CR4® - The Engineer's Place for News and Discussion®

Notes & Lines Blog

Notes & Lines

Notes & Lines discusses the intersection of math, science, and technology with performing and visual arts. Topics include bizarre instruments, technically-minded musicians, and cross-pollination of science and art.

Previous in Blog: How Loud is Too Loud?   Next in Blog: Redesigning the Acoustic Guitar

Montefiore Prescribes Eno

Posted May 03, 2013 10:00 AM by Hannes

Brian Eno has worn many hats over the course of his 64-year life: glam rocker, experimental composer, influential producer (for no less than David Bowie, Talking Heads, Devo, U2, and Coldplay), artist, writer, and political activist. As of late, the English musician has brought his unique talents to the completely different arena of healthcare.

The Independent recently reported that Eno had installed two "ambient sound installations" - for the purpose of creating a serene environment for patrons - at the newly-renovated Montefiore Hospital in Hove, East Sussex, England. One of the installations is generative - created to constantly evolve and never repeat using complex algorithms - while the other is a predetermined soundtrack album accompanied by ambient lighting and art. (The image at right shows Eno with one the art installations at Montefiore.) Public music installations are not unfamiliar to Eno: his well-known 1978 album Ambient 1: Music for Airports was devised to calm nervous fliers in airport terminals.

As an electronic music pioneer, Eno was instrumental in the conception and development of both ambient and "discreet" (a term of his own invention) music. Ambient music is defined as that which focuses more on sonic textures than the more traditional cornerstones of rhythm and melody. Most of Eno's ambient music is very slow and sprawling, with gradual musical changes. (Eno himself has confessed that he typically plays and records his ambient pieces at a normal pace, then slows down the tape.) Discreet music is a type of ambient music - based on the eccentric "furniture music" derived by early-20th century French impressionists - designed not to be explicitly heard but to blend in with an environment and its surroundings and be perceived like a piece of furniture. This probably explains why the hospital was so eager to contract with Eno to enhance their "three-dimensional, all-embracing means of treating patients" - the idea is for the patient or visitor to be comforted and soothed without explicit awareness of what is comforting them.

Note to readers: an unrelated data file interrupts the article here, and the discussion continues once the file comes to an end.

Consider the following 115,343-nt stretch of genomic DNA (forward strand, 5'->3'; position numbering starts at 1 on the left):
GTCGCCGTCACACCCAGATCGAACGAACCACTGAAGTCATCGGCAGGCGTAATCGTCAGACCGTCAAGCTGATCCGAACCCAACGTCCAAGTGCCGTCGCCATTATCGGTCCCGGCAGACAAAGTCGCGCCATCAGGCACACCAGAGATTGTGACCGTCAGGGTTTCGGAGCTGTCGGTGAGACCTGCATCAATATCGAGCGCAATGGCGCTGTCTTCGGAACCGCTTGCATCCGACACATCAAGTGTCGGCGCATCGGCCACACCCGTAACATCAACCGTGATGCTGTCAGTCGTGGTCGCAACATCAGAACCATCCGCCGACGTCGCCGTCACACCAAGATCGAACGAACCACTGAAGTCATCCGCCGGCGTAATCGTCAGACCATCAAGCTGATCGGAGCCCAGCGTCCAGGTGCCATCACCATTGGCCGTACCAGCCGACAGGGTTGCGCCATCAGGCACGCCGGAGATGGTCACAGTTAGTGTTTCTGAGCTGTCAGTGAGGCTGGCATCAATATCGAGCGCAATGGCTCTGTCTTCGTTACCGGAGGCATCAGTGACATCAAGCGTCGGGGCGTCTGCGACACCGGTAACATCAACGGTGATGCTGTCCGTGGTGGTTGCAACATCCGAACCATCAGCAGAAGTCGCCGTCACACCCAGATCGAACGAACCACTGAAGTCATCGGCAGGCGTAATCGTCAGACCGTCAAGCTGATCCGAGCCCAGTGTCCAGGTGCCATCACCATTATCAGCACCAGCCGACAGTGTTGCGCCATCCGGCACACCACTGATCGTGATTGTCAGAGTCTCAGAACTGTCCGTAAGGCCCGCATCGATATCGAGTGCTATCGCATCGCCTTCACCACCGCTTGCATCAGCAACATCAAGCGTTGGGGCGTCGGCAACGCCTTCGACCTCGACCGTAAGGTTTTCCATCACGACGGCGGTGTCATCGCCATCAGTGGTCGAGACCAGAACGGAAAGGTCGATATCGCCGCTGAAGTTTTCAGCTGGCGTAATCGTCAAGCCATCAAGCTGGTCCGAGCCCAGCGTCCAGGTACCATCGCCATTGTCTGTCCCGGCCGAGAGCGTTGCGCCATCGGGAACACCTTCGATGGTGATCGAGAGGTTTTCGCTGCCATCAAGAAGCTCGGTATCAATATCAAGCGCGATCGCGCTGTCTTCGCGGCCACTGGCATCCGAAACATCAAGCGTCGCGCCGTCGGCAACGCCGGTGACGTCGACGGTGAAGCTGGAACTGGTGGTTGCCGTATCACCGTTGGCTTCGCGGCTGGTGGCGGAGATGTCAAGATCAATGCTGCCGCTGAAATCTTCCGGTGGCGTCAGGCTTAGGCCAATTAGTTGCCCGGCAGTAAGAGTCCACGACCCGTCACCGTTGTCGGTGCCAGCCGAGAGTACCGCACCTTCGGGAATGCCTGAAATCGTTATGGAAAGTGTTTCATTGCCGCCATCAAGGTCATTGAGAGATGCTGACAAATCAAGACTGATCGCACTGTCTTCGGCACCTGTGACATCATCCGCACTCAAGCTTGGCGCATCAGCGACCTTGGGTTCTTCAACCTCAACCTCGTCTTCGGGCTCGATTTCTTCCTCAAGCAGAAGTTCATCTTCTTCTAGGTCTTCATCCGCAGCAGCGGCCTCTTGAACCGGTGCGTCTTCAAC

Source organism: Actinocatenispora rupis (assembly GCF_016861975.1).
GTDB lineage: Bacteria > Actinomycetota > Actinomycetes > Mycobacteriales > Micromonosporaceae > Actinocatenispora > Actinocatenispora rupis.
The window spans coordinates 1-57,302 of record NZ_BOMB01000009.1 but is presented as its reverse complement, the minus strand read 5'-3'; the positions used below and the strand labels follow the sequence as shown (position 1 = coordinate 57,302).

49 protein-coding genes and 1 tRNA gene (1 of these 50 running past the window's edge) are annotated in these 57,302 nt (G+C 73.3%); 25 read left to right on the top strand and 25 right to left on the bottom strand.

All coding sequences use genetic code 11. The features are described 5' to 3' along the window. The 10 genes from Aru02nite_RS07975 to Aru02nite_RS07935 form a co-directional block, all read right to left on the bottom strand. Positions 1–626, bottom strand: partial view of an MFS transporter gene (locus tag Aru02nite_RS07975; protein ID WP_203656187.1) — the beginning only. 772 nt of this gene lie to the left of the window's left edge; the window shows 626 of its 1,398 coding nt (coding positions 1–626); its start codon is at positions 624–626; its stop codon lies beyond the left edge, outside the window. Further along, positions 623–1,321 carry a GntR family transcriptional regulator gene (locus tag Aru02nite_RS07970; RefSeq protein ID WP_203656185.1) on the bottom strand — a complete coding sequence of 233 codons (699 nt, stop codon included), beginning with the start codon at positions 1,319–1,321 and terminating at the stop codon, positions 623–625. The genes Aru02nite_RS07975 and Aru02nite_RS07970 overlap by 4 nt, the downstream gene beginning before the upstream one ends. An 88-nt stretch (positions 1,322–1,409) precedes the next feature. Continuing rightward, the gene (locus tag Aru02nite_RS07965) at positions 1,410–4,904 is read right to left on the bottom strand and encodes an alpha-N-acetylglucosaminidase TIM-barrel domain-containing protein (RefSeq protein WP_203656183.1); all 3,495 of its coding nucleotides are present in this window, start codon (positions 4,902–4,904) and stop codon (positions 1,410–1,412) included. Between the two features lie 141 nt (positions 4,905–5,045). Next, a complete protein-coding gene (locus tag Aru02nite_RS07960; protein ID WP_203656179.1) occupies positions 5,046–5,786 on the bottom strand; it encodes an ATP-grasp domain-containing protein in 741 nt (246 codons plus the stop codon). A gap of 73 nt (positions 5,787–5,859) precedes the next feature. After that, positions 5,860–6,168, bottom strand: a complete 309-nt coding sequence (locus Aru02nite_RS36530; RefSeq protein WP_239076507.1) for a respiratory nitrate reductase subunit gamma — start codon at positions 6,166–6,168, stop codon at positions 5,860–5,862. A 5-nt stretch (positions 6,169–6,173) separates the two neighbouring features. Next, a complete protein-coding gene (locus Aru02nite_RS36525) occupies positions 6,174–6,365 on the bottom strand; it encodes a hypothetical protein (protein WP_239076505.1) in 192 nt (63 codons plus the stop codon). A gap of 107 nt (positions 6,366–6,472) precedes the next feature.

Just as Eno is no stranger to ambient music, the medical profession is well-acquainted with the benefits of music therapy. Decades of research has shown that music improves patients afflicted with mood disorders, schizophrenia, aftereffects of stroke, Alzheimer's, dementia, and heart disease, as well as children with developmental disabilities. If Eno's ambient installations prove successful at Montefiore, I would hope other medical centers follow their lead and proactively work to comfort those likely to be experiencing stress or trauma.

(Image credit: Long Now Foundation)


Interested in this topic? By joining CR4 you can "subscribe" to
this discussion and receive notification when new comments are added.

Previous in Blog: How Loud is Too Loud?   Next in Blog: Redesigning the Acoustic Guitar